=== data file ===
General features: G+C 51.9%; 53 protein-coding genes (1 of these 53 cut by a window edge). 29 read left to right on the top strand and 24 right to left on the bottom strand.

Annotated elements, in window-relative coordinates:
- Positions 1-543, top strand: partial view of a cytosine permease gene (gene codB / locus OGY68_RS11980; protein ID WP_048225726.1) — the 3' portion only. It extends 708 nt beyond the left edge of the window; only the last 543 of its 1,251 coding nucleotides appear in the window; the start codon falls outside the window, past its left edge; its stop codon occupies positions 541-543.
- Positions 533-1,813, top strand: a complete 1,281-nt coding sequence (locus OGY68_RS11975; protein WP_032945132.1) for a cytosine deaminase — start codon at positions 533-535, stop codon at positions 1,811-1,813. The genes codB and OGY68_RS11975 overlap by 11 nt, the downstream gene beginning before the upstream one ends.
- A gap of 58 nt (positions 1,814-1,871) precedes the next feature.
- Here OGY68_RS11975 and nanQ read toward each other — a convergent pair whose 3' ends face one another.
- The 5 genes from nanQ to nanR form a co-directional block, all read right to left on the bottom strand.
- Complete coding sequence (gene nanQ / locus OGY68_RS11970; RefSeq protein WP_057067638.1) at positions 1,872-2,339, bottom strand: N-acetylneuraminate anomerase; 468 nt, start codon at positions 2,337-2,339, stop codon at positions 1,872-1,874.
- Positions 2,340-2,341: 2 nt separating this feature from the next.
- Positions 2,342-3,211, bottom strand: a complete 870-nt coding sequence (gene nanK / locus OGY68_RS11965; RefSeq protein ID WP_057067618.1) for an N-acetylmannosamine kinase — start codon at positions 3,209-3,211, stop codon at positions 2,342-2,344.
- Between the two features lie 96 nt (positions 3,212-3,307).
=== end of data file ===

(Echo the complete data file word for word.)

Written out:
General features: G+C 51.9%; 53 protein-coding genes (1 of these 53 cut by a window edge). 29 read left to right on the top strand and 24 right to left on the bottom strand.

Annotated elements, in window-relative coordinates:
- Positions 1-543, top strand: partial view of a cytosine permease gene (gene codB / locus OGY68_RS11980; protein ID WP_048225726.1) — the 3' portion only. It extends 708 nt beyond the left edge of the window; only the last 543 of its 1,251 coding nucleotides appear in the window; the start codon falls outside the window, past its left edge; its stop codon occupies positions 541-543.
- Positions 533-1,813, top strand: a complete 1,281-nt coding sequence (locus OGY68_RS11975; protein WP_032945132.1) for a cytosine deaminase — start codon at positions 533-535, stop codon at positions 1,811-1,813. The genes codB and OGY68_RS11975 overlap by 11 nt, the downstream gene beginning before the upstream one ends.
- A gap of 58 nt (positions 1,814-1,871) precedes the next feature.
- Here OGY68_RS11975 and nanQ read toward each other — a convergent pair whose 3' ends face one another.
- The 5 genes from nanQ to nanR form a co-directional block, all read right to left on the bottom strand.
- Complete coding sequence (gene nanQ / locus OGY68_RS11970; RefSeq protein WP_057067638.1) at positions 1,872-2,339, bottom strand: N-acetylneuraminate anomerase; 468 nt, start codon at positions 2,337-2,339, stop codon at positions 1,872-1,874.
- Positions 2,340-2,341: 2 nt separating this feature from the next.
- Positions 2,342-3,211, bottom strand: a complete 870-nt coding sequence (gene nanK / locus OGY68_RS11965; RefSeq protein ID WP_057067618.1) for an N-acetylmannosamine kinase — start codon at positions 3,209-3,211, stop codon at positions 2,342-2,344.
- Between the two features lie 96 nt (positions 3,212-3,307).